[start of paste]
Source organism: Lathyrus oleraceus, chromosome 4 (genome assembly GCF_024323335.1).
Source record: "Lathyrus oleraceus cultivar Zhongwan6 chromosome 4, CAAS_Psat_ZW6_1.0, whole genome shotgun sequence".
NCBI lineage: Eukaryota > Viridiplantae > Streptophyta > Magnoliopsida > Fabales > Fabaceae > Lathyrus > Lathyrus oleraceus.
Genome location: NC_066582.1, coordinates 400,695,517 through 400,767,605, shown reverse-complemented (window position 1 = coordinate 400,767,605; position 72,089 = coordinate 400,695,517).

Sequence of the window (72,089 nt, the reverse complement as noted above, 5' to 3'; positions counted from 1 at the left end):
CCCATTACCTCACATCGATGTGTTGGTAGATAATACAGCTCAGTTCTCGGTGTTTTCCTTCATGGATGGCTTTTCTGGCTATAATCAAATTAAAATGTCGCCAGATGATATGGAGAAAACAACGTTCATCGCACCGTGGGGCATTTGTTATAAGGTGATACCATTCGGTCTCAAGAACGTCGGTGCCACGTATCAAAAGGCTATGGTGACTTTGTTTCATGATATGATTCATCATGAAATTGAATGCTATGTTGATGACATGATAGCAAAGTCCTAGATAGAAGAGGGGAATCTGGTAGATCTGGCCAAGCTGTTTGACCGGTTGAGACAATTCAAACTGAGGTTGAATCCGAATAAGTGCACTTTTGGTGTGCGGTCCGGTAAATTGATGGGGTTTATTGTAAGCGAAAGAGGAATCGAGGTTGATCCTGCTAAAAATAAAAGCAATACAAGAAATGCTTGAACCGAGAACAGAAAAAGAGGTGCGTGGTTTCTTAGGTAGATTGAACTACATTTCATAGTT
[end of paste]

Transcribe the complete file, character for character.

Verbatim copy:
Source organism: Lathyrus oleraceus, chromosome 4 (genome assembly GCF_024323335.1).
Source record: "Lathyrus oleraceus cultivar Zhongwan6 chromosome 4, CAAS_Psat_ZW6_1.0, whole genome shotgun sequence".
NCBI lineage: Eukaryota > Viridiplantae > Streptophyta > Magnoliopsida > Fabales > Fabaceae > Lathyrus > Lathyrus oleraceus.
Genome location: NC_066582.1, coordinates 400,695,517 through 400,767,605, shown reverse-complemented (window position 1 = coordinate 400,767,605; position 72,089 = coordinate 400,695,517).

Sequence of the window (72,089 nt, the reverse complement as noted above, 5' to 3'; positions counted from 1 at the left end):
CCCATTACCTCACATCGATGTGTTGGTAGATAATACAGCTCAGTTCTCGGTGTTTTCCTTCATGGATGGCTTTTCTGGCTATAATCAAATTAAAATGTCGCCAGATGATATGGAGAAAACAACGTTCATCGCACCGTGGGGCATTTGTTATAAGGTGATACCATTCGGTCTCAAGAACGTCGGTGCCACGTATCAAAAGGCTATGGTGACTTTGTTTCATGATATGATTCATCATGAAATTGAATGCTATGTTGATGACATGATAGCAAAGTCCTAGATAGAAGAGGGGAATCTGGTAGATCTGGCCAAGCTGTTTGACCGGTTGAGACAATTCAAACTGAGGTTGAATCCGAATAAGTGCACTTTTGGTGTGCGGTCCGGTAAATTGATGGGGTTTATTGTAAGCGAAAGAGGAATCGAGGTTGATCCTGCTAAAAATAAAAGCAATACAAGAAATGCTTGAACCGAGAACAGAAAAAGAGGTGCGTGGTTTCTTAGGTAGATTGAACTACATTTCATAGTT